Two local authority FE providers have slumped from ‘good’ to ‘inadequate’ Ofsted ratings.
The grade four-overall results on adult and community learning at Wakefield Metropolitan District Council (WMDC) and West Sussex County Council (WSCC) were published on December 23 and 16 respectively.
They were the first two inadequate ratings dished out by the education watchdog to local authority FE providers since the launch of the new Common Inspection Framework (Cif) in September.
The previous ‘good’ inspection results for their adult and community learning services, under old inspection frameworks, were published in November 2011 for WMDC and August 2010 for WSCC.
John Wilson, corporate director for children and young people at WMDC, which was allocated £3.1m by the Skills Funding Agency (SFA) for 2015/16 as of August, said: “Our adult education service provides training and learning opportunities for people across our district, supporting them to gain qualifications, to access jobs, and have confidence to participate fully in our community and go onto further training or education.
“The Ofsted report has highlighted areas of strength, most notably in safeguarding and diversity within the curriculum.
“However, we know we need to improve in a number of areas and we are taking swift action to address the issues that have been identified.”
A spokesperson for WSCC and subcontractor Aspire Sussex, which runs the council’s adult learning programmes, said: “We are pleased that Ofsted inspectors recognised three key areas as being ‘good’ including the quality of teaching, learning and assessment, personal development, behaviour and welfare and outcomes for learners.
But it added: “The council and Aspire have already addressed the areas identified as needing improvement, and actions have already been taken to ensure that the arrangements for safeguarding learners and how we manage and monitor the service are improved.”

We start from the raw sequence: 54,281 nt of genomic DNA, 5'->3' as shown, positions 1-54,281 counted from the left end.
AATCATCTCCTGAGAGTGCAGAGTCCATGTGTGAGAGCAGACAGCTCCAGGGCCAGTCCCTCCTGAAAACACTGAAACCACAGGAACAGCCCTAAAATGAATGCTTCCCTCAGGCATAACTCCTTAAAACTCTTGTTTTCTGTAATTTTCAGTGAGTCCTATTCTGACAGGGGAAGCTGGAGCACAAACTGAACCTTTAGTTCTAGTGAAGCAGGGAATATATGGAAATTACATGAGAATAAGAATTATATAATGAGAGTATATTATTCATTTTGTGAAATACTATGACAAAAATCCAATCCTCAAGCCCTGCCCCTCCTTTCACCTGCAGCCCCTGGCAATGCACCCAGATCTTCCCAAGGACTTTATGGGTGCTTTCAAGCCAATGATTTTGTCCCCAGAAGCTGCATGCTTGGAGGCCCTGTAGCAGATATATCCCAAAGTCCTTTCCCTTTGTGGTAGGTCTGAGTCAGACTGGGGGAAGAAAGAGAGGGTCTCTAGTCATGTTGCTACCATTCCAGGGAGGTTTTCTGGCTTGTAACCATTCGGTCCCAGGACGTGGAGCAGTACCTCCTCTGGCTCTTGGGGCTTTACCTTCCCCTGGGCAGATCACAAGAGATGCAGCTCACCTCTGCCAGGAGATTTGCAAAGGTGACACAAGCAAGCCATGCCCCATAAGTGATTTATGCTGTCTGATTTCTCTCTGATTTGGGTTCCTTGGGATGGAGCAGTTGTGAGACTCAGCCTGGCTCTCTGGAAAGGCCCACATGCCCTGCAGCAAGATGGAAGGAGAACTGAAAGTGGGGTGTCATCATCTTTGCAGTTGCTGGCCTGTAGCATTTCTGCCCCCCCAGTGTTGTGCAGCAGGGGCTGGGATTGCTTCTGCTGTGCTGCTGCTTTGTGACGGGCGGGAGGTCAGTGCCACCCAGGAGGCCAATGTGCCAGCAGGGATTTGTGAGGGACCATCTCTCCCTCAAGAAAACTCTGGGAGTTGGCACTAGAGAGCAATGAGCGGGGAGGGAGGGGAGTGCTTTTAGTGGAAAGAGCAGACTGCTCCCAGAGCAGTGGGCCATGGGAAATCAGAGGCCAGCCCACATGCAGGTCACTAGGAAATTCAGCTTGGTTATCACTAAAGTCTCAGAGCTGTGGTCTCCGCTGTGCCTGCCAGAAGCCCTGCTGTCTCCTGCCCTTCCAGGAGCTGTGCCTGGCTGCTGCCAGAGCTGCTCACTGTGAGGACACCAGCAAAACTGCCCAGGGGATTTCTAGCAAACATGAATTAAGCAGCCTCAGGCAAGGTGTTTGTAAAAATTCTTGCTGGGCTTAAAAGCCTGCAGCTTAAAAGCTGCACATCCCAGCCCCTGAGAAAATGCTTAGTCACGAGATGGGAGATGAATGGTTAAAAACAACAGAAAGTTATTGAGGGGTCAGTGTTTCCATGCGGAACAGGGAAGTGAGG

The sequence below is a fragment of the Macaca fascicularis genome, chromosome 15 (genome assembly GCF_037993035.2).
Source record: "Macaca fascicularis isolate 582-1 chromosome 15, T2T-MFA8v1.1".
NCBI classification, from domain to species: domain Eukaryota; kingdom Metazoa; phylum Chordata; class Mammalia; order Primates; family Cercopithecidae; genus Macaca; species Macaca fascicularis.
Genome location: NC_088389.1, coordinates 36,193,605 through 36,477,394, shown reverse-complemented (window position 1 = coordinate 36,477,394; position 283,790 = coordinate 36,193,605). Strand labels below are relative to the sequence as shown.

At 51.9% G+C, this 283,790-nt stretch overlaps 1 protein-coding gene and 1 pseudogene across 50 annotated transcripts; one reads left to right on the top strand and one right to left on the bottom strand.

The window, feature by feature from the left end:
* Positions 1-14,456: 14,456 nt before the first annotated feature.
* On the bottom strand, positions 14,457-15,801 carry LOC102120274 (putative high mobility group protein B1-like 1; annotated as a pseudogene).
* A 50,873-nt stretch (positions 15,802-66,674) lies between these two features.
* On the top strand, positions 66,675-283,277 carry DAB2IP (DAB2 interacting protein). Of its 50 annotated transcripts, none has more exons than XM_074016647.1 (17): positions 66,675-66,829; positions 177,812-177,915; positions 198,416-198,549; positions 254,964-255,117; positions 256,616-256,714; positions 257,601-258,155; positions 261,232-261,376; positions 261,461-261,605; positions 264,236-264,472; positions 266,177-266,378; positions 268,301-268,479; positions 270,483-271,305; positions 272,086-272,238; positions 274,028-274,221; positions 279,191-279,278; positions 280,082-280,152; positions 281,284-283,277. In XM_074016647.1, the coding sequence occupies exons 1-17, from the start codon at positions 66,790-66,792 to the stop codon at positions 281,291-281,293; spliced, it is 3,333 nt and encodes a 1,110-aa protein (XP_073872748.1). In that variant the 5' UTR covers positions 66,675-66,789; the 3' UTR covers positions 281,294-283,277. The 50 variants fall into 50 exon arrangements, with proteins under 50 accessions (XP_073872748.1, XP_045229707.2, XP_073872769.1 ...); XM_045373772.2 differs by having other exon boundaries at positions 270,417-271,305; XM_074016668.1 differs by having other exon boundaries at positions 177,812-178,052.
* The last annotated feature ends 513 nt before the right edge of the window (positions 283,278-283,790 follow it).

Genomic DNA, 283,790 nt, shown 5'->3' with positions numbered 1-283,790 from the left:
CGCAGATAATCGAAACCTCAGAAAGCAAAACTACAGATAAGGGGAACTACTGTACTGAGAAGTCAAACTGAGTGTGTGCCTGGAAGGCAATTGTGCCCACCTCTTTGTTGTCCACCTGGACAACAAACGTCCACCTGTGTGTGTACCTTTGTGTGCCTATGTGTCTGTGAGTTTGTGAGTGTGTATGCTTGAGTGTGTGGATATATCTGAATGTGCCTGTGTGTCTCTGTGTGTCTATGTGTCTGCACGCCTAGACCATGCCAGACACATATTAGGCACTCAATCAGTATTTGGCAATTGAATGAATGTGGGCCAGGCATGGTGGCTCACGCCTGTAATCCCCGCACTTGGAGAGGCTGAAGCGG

Aspire Sussex was launched in 2012 as an independent charity delivering adult education.
It was formerly known as the West Sussex Adult and Community Learning Service and was run by West Sussex County Council, which is still a shareholder for Aspire Sussex.
The grade four Ofsted report on WMDC rated its effectiveness of leadership and management as inadequate.
It also returned ‘requires improvement’ ratings over apprenticeships, quality of teaching, learning and assessment, personal development, behaviour and welfare, outcomes for learners, and adult learning programmes.
The report stated that the council, which led provision for around 9,300 learners in 2014/15 and was allocated £3.2m by the SFA for 2015/16 as of August, should “urgently review the appropriateness of the curriculum and the quality of teaching, learning and assessment provided in English, mathematics, employability and ESOL [English for Speakers of Other Languages] provision”.
It added that “tutors have had much professional development in the past year, but even when managers had developed sound processes, such as those for recognising and recording progress and achievement, and tutors had received training, they did not implement these processes consistently or effectively”.
However, the report said that “procedures to safeguard learners were good”, adding that leaders were well informed about the Prevent agenda and “aware of their duties to protect learners from extremism and radicalisation”.
The grade four result for WSCC, which led provision for around 6,800 adult education learners in 2014/15, rated it ‘inadequate’ for effectiveness of leadership and management and adult learning programmes, but ‘good’ for quality of teaching, learning and assessment, personal development, behaviour and welfare, and outcomes for learners.
It said that WSCC managers “do not adequately manage and monitor the provision, which is wholly subcontracted to Aspire Sussex”.
It added: “The arrangements for safeguarding learners are not effective. Leaders and managers have not suitably checked all tutors or venues to ensure learners have a safe learning experience.”
It added: “Tutors have received training in the Prevent duty, but few introduce these topics within classes.”
However, the report also said that “Aspire’s new leadership and management team has taken decisive action which has improved many aspects of teaching and support. It manages the curriculum and tutors well.”
“Tutors use a wide variety of learning activities that inspire learners and make learning fun,” it added.
Main Image: West Sussex County Council’s head offices in Chichester